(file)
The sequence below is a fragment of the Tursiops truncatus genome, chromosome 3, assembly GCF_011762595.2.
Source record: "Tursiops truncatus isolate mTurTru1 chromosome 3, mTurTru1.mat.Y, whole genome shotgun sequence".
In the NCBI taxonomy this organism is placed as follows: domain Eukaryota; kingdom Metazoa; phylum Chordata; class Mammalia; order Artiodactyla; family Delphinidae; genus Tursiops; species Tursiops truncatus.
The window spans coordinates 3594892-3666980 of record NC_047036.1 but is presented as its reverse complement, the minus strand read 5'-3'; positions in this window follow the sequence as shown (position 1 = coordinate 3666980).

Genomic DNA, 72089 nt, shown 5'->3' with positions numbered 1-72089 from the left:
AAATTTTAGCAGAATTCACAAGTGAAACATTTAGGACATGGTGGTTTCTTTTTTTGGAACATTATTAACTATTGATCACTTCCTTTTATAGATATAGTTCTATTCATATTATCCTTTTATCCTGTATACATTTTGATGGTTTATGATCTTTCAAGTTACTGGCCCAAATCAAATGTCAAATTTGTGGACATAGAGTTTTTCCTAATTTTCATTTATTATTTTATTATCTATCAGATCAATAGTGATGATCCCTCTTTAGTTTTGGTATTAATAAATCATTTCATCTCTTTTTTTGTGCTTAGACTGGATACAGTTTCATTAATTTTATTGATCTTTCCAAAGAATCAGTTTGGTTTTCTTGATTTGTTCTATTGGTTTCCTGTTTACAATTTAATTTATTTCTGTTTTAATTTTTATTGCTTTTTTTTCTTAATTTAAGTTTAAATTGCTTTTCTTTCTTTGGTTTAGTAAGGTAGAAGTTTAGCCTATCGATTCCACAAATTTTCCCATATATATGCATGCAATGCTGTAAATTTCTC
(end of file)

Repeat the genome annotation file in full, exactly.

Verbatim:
The sequence below is a fragment of the Tursiops truncatus genome, chromosome 3, assembly GCF_011762595.2.
Source record: "Tursiops truncatus isolate mTurTru1 chromosome 3, mTurTru1.mat.Y, whole genome shotgun sequence".
In the NCBI taxonomy this organism is placed as follows: domain Eukaryota; kingdom Metazoa; phylum Chordata; class Mammalia; order Artiodactyla; family Delphinidae; genus Tursiops; species Tursiops truncatus.
The window spans coordinates 3594892-3666980 of record NC_047036.1 but is presented as its reverse complement, the minus strand read 5'-3'; positions in this window follow the sequence as shown (position 1 = coordinate 3666980).

Genomic DNA, 72089 nt, shown 5'->3' with positions numbered 1-72089 from the left:
AAATTTTAGCAGAATTCACAAGTGAAACATTTAGGACATGGTGGTTTCTTTTTTTGGAACATTATTAACTATTGATCACTTCCTTTTATAGATATAGTTCTATTCATATTATCCTTTTATCCTGTATACATTTTGATGGTTTATGATCTTTCAAGTTACTGGCCCAAATCAAATGTCAAATTTGTGGACATAGAGTTTTTCCTAATTTTCATTTATTATTTTATTATCTATCAGATCAATAGTGATGATCCCTCTTTAGTTTTGGTATTAATAAATCATTTCATCTCTTTTTTTGTGCTTAGACTGGATACAGTTTCATTAATTTTATTGATCTTTCCAAAGAATCAGTTTGGTTTTCTTGATTTGTTCTATTGGTTTCCTGTTTACAATTTAATTTATTTCTGTTTTAATTTTTATTGCTTTTTTTTCTTAATTTAAGTTTAAATTGCTTTTCTTTCTTTGGTTTAGTAAGGTAGAAGTTTAGCCTATCGATTCCACAAATTTTCCCATATATATGCATGCAATGCTGTAAATTTCTC